World-celebrated South African politician and anti-Apartheid activist (and of late, favorite PR photo subject for the Obamas, Oprah, Jesse Jackson, Al Sharpton, Louis Farrakhan, and a host of other black activists) Nelson Mandela, has died at the age of 95.
Mandela has become a near-saintly figure in the US media, almost mythical in stature. The truth is not quite so clean. Nelson Mandela was a co-founder of the “armed wing” of the leftist-Marxist African National Congress, the Umkhoto we Sizwe, or MK. Mandela was imprisoned for life after a conviction of sabotage in June of 1964. While the popular press often portrayed Mandela as having been wrongly convicted, Mandela admitted in open court to the acts with which he was charged, and defended the use of violence.
Mandela served twenty-seven years of a life sentence for his crimes, before being released in 1990. He became an immensely popular politician, and was elected as the first President of the post-Apartheid South Africa. While Mandela was given a Nobel Peace Prize, his true legacy is decidedly less peaceful. The “armed wing” he helped found, the Umkhoto we Sizwe, was responsible for the 1983 Church Street Bombing, which killed 19 people and wounded more than two hundred. There were other bombings, in Natal, and in Durban, several in Johannesburg, and the deliberate mining of roads in the Transvaal. While Mandela might have asserted that his “fighters” were not terrorists, their victims were largely civilian, and were the result of bombings and terror attacks, murder, and torture.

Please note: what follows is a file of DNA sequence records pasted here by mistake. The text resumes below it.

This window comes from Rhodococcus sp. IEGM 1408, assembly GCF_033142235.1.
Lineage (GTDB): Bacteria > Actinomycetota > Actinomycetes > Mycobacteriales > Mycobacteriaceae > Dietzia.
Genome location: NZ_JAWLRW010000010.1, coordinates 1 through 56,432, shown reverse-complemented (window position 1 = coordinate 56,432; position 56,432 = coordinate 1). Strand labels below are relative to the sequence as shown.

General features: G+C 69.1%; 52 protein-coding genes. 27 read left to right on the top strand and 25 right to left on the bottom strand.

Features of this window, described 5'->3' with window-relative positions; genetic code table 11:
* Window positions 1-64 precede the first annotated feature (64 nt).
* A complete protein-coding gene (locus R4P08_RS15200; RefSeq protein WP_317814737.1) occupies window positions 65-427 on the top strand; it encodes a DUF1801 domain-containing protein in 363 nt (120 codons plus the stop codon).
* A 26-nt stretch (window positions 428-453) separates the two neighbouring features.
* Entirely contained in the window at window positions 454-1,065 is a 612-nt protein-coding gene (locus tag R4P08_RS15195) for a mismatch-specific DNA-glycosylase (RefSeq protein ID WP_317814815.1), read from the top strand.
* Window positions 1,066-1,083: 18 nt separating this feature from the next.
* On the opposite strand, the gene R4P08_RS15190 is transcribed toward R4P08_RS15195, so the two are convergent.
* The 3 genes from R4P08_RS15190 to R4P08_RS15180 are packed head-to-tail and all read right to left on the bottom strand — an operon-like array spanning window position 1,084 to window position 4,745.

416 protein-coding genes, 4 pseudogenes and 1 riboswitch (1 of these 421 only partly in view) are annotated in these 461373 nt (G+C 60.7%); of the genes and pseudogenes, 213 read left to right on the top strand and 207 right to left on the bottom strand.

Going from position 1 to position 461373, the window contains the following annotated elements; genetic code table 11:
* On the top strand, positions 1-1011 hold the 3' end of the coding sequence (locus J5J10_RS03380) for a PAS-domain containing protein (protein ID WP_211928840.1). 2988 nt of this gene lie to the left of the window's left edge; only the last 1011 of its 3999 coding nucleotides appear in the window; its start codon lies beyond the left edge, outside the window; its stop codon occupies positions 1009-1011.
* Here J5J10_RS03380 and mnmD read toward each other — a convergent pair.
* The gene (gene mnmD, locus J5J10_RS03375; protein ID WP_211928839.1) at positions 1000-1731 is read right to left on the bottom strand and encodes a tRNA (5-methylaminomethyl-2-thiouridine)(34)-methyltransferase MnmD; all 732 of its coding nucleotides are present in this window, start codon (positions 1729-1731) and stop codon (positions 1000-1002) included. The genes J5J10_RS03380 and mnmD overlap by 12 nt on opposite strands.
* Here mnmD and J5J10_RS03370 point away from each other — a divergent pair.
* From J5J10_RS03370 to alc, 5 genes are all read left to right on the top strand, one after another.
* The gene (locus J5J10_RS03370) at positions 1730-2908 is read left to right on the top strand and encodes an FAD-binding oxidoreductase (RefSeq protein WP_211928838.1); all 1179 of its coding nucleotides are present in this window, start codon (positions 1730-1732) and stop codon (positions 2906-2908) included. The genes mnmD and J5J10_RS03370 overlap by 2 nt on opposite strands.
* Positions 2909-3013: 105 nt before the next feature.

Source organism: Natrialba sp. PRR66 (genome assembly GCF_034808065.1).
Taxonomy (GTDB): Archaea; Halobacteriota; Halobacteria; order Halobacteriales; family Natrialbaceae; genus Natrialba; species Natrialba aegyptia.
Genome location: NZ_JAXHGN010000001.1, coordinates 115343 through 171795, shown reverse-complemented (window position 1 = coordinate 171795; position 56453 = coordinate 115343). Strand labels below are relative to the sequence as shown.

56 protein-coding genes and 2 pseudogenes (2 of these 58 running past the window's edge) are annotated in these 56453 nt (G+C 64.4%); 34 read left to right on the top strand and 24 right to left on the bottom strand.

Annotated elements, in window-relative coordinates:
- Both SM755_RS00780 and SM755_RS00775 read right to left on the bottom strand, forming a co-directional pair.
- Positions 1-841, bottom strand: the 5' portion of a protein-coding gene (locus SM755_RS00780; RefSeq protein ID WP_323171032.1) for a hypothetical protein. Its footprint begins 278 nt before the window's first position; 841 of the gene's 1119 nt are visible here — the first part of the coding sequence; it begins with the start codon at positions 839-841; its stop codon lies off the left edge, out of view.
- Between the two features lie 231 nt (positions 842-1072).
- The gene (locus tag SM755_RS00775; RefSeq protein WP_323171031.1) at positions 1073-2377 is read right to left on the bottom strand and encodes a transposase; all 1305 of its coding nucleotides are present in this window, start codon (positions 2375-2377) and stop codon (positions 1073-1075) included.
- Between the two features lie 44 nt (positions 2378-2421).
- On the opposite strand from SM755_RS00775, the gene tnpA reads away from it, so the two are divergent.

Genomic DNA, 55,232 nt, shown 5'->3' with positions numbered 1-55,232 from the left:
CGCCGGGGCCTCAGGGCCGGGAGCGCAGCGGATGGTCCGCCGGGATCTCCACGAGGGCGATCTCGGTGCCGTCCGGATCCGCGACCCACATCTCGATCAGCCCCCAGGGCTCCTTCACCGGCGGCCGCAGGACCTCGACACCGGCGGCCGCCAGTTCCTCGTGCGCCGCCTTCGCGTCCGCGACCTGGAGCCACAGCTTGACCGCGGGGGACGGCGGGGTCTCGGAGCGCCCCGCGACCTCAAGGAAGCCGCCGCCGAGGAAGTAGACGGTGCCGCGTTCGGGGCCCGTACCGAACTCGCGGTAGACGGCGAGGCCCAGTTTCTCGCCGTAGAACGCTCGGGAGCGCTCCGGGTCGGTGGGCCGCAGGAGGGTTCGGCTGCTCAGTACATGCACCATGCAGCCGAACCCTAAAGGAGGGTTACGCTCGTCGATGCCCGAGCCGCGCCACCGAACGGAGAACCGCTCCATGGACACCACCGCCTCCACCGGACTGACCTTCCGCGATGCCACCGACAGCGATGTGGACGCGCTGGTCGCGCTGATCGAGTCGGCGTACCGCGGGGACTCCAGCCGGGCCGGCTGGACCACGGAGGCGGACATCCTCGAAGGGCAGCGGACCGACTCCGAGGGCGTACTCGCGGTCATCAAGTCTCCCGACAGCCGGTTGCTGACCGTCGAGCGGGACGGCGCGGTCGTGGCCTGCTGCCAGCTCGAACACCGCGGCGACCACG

In addition to the violence perpetrated by the group he founded and led, Mandela’s wife, Winnie, was deeply involved in the kidnapping of four ANC youth in 1988. All were severely beaten, and one, accused of being a police informant, had his throat slit, reportedly at the order and in the presence of Mandela’s wife. It was Winnie Mandela’s personal bodyguards responsible for the kidnappings, beatings, and murder.
We are sure to have non-stop coverage and endless statements and tributes, and will hear Mandela being called a “hero” and an inspiration, and all of the platitudes due a man of the stature which we are told Mandela occupied. Nelson Mandela never publicly renounced the violence of the organization he founded. Had he done so, then-President Botha would have released him in 1985. Mandela refused then, and never did so hence. He was 95, eighty-one years older than the boy whose throat Mandela’s wife ordered cut. I doubt that fact will make it into very many photo captions or watery-eyed tributes.
And I do suppose, we will be told, pointing out these facts about Nelson Mandela is racist.